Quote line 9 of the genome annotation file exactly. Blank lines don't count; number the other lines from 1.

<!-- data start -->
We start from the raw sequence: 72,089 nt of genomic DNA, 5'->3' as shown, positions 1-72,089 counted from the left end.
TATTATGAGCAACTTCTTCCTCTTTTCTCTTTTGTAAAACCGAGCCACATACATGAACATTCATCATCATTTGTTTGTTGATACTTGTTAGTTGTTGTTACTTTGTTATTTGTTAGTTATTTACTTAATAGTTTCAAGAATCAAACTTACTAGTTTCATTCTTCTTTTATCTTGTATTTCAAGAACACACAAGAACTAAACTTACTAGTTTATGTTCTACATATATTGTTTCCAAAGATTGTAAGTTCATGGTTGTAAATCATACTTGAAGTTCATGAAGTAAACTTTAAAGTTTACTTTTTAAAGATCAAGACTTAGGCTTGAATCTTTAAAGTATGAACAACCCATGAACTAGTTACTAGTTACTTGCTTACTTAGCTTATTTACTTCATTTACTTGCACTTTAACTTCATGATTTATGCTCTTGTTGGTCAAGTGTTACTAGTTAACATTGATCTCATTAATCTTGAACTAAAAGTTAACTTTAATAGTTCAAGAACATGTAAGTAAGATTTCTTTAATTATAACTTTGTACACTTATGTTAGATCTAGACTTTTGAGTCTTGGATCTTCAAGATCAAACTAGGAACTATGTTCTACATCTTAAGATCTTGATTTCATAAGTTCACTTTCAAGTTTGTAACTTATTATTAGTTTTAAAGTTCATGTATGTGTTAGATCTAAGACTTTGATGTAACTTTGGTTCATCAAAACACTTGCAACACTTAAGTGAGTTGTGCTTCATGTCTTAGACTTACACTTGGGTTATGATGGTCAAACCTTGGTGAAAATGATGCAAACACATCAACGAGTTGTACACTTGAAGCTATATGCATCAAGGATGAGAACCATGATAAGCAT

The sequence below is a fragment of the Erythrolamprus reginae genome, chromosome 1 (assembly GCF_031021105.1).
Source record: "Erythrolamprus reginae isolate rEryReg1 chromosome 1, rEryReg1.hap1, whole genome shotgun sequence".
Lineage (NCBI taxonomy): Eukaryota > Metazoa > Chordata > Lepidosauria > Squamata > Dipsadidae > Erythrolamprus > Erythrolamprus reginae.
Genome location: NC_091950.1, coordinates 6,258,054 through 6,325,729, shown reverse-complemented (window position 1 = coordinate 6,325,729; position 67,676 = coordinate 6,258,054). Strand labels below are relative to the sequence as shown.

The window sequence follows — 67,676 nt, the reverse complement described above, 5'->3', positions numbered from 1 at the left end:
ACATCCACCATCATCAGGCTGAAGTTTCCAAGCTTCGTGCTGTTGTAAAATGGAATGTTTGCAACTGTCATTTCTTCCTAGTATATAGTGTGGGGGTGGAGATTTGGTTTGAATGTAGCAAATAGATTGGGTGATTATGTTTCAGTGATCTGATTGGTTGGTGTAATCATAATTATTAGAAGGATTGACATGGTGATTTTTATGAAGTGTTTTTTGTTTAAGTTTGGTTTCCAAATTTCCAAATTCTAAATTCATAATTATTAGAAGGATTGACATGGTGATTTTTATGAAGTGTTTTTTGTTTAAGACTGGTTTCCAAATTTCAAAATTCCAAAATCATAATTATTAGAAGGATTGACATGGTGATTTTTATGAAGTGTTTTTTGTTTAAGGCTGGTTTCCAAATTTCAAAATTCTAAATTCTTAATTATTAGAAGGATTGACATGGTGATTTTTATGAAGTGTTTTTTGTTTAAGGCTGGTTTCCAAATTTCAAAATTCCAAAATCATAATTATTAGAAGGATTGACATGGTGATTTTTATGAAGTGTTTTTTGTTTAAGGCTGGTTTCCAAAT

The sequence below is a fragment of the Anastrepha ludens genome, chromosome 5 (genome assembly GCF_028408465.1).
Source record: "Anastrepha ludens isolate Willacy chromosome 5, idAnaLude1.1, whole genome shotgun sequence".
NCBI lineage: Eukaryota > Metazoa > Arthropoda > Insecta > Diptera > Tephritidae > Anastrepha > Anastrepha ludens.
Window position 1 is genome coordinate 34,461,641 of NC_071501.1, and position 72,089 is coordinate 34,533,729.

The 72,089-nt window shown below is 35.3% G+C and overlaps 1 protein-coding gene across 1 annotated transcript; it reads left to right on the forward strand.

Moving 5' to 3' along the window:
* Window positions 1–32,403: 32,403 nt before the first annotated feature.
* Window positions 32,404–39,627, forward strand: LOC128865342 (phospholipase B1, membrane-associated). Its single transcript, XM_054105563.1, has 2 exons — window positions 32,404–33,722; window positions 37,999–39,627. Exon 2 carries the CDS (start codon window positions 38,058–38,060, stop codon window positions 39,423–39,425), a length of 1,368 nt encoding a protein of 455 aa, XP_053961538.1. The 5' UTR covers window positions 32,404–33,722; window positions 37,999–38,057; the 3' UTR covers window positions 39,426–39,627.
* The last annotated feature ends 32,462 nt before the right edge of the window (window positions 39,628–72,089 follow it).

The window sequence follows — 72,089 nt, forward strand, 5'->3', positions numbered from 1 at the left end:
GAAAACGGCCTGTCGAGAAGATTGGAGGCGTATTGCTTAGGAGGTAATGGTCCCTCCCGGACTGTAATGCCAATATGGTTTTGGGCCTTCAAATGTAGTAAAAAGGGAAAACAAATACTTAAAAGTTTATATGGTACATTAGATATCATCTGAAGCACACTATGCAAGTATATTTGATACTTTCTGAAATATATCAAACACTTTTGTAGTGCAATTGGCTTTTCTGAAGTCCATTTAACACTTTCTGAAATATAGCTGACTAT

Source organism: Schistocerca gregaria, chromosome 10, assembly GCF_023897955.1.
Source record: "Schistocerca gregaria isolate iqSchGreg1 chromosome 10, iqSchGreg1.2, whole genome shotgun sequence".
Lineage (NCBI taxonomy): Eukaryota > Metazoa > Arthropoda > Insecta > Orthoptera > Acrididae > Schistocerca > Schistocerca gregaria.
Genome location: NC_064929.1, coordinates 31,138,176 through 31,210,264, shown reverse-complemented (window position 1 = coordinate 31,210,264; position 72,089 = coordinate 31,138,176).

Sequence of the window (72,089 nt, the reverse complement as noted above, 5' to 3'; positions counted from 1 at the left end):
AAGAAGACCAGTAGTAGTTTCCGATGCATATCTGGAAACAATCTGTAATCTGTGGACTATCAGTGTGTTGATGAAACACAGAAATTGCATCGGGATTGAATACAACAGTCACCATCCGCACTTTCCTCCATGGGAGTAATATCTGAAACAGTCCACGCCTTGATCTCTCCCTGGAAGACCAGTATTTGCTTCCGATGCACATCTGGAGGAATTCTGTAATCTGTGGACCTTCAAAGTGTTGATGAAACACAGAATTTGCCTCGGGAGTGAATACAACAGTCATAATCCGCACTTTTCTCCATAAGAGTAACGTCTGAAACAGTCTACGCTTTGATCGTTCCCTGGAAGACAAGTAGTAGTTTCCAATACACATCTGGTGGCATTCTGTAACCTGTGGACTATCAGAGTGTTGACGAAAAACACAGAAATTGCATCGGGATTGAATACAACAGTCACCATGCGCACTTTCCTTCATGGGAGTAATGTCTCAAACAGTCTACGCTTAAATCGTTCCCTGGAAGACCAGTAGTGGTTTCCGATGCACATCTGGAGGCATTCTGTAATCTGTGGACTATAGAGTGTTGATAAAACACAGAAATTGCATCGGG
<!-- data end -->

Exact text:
The sequence below is a fragment of the Anastrepha ludens genome, chromosome 5 (genome assembly GCF_028408465.1).